After all the hype and hoopla — the winning of the Pulitzer Prize for drama, the countless stories of the young composer/lyricist who died hours before the public got its first look at his masterwork, the frenzy to secure recording and film rights — it’s a pleasure to report that Jonathan Larson’s “Rent” has moved uptown, where it’s bigger, bolder, louder, sadder, wilder, and every bit as powerful as it was in the East Village.
The final musical entry in the 1995-96 season, “Rent” is the best show in years, if not decades. Larson, on the cusp of 36 when he died of an aortic aneurysm, wrote songs in a wide range of pop idioms, from rock anthems and ballads to gospel to loping Western laments to old-fashioned Broadway show-stoppers. That catholicity has been the hallmark of Broadway’s greatest composers from Irving Berlin to Richard Rodgers to Stephen Sondheim; it’s worth noting that “Rent” opened within days of a star-driven revival of Sondheim’s first show as composer/lyricist, “A Funny Thing Happened on the Way to the Forum.””Forum” was a spoof of musical-comedy conventions perfectly at home on Broadway. Though “Rent,” the better work, also boasts an anti-Establishment attitude, it, too, will fit right in there.
With Alan Menken — the best post-Sondheim composer the theater has produced — long since lost to Disney, the tragedy of Larson’s death is a public as well as a private one, for no one else has shown such promise in restoring the theater’s preeminence as a source of popular music. “Rent” undoubtedly will be the first musical in years to reach a non-theater audience, as pop artists line up to cover the songs from a score that overflows with great numbers.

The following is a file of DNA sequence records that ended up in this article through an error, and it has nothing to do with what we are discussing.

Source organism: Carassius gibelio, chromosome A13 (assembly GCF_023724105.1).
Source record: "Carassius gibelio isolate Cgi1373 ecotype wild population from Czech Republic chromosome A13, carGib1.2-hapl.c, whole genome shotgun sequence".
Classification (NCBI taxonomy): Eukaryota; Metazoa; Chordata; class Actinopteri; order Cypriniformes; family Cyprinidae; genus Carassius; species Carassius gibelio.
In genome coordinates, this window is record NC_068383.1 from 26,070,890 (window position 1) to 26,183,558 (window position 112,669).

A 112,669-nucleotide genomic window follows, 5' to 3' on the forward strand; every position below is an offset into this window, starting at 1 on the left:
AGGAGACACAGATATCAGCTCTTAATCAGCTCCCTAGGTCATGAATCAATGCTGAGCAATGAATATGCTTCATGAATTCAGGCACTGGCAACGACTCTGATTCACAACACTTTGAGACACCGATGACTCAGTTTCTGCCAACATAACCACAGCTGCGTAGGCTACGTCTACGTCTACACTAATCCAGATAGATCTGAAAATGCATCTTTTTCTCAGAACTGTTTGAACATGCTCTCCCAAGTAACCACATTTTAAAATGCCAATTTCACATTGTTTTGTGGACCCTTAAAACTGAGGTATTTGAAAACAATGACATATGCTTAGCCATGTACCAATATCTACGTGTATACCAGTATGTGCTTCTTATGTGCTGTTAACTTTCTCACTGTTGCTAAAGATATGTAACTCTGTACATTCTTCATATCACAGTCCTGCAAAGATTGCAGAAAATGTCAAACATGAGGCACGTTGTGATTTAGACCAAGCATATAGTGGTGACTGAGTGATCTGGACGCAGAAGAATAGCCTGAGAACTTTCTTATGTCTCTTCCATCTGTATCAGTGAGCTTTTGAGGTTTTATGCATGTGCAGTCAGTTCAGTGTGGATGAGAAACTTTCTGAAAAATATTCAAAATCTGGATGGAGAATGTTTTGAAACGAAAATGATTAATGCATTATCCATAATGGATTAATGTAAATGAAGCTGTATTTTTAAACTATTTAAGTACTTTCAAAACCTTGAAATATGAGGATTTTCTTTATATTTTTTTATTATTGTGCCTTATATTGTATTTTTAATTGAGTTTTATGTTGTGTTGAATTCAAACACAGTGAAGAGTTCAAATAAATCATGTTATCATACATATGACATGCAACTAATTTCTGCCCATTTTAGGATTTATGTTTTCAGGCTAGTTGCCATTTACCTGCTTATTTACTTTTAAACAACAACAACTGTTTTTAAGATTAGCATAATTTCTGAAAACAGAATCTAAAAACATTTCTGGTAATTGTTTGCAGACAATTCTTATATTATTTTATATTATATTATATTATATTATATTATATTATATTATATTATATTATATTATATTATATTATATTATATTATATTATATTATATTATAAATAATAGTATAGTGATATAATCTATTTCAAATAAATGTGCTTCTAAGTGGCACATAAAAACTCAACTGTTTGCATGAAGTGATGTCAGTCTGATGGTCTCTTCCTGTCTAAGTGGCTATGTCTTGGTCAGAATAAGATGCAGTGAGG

In writing about the struggling artists, AIDS sufferers, homeless people and other East Village denizens he lived among, Larson took his inspiration from Puccini’s “La Boheme.” The central characters are Roger (Adam Pascal), an HIV-infected composer struggling to write one great song before he dies, and his roommate Mark, a filmmaker recording their lives and those of their motley crowd. They are squatters in a building owned by Benny (Taye Diggs), a former classmate who has married money and wants to build a “cyber-studio” there; the musical opens with Benny demanding a year’s worth of back rent and the chorus insisting, in the title song, “We’re never gonna pay!”
Roger, an ex-junkie, falls in love with a neighbor, Mimi (Daphne Rubin-Vega), also HIV-positive and a user to boot, who supports her habit by dancing in a local S&M club. Their crowd includes Tom (Jesse L. Martin), a former academic who falls in love with Angel (Wilson Jermaine Heredia), and Mark’s ex-girlfriend Maureen (Idina Menzel), a performance artist who has taken up with her producer, Joanne (Fredi Walker), and who stars in a Christmastime protest concerning Benny’s plan to evict the folks in his building.